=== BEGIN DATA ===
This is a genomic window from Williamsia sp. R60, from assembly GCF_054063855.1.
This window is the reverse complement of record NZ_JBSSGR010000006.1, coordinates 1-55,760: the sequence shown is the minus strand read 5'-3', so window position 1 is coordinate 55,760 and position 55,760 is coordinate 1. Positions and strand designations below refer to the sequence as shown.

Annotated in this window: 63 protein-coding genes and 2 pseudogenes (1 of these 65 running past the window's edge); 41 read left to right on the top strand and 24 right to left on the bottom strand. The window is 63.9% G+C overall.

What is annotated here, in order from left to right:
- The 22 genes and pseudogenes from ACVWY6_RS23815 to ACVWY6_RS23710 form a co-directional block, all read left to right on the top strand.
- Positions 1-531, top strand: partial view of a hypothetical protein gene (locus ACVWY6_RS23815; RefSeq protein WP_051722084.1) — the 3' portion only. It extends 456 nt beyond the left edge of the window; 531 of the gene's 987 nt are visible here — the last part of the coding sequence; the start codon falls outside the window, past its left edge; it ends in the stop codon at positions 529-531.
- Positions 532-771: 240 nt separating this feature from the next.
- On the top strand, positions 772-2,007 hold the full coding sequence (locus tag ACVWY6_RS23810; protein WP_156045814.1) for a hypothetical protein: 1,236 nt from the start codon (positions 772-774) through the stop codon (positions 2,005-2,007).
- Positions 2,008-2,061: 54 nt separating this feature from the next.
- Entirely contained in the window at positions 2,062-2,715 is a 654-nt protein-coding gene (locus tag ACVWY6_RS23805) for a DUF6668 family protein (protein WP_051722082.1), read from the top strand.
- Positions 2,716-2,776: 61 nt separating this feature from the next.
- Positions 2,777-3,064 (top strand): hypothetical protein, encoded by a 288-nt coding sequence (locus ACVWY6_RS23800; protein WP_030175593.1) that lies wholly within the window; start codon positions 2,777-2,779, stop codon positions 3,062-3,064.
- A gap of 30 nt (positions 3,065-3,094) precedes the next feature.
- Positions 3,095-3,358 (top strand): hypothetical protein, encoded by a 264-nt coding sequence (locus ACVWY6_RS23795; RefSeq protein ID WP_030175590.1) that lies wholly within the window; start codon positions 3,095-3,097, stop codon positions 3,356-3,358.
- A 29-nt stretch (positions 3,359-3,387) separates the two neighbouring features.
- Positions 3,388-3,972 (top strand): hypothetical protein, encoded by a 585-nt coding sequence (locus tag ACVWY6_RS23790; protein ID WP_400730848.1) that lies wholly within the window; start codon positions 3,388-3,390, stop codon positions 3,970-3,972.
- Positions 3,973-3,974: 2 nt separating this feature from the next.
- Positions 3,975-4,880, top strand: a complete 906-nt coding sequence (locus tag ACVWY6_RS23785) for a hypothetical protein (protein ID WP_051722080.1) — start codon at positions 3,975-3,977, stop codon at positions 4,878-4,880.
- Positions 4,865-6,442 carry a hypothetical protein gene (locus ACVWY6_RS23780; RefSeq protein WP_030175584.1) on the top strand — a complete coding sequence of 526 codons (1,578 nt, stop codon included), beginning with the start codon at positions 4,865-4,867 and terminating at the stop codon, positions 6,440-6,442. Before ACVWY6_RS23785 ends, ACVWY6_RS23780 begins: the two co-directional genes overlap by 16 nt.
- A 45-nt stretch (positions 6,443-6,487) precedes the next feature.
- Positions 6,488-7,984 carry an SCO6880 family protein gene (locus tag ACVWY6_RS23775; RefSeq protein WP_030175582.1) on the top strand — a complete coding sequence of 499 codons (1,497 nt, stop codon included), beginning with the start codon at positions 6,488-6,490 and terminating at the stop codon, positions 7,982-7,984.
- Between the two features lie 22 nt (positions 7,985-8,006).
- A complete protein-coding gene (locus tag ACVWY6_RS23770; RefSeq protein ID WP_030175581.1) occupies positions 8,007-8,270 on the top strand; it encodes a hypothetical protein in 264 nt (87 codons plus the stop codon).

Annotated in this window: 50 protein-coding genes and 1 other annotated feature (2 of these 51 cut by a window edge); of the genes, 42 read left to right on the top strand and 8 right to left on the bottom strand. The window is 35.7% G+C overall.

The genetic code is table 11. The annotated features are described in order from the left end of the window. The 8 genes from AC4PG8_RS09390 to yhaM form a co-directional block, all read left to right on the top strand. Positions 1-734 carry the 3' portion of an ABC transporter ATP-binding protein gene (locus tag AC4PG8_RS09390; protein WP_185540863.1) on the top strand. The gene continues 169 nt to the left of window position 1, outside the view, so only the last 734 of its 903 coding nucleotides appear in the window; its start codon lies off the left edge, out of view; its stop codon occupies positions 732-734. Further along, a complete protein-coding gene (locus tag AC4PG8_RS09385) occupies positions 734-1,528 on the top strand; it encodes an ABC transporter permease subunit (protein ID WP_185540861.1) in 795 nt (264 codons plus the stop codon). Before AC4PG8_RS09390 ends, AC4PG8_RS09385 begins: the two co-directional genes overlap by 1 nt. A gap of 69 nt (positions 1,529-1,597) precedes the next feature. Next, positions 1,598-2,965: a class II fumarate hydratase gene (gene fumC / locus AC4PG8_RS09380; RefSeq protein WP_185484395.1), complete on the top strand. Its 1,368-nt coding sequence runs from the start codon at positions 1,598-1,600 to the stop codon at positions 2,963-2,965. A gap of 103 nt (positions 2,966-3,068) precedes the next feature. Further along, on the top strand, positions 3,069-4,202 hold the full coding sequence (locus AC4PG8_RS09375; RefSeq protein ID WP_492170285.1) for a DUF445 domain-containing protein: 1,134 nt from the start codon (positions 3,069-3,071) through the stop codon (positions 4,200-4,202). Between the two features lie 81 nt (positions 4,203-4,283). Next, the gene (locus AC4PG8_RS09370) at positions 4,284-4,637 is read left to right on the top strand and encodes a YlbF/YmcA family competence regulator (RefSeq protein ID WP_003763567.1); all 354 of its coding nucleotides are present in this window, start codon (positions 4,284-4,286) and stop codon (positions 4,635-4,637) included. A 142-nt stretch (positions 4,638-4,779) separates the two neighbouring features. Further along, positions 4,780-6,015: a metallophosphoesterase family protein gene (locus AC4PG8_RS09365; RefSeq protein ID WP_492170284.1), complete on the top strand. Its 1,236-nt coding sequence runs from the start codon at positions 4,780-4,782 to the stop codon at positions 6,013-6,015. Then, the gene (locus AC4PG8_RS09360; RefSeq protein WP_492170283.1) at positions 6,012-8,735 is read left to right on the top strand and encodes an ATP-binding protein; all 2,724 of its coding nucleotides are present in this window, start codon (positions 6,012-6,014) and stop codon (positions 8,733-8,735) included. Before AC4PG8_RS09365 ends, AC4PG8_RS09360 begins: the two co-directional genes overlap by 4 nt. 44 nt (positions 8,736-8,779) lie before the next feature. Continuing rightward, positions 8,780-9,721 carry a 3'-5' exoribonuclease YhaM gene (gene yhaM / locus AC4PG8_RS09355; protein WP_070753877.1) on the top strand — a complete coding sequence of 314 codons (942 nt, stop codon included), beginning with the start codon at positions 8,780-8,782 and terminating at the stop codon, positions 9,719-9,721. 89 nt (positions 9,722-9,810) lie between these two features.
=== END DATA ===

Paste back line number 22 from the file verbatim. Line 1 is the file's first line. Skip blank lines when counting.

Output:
- Between the two features lie 22 nt (positions 7,985-8,006).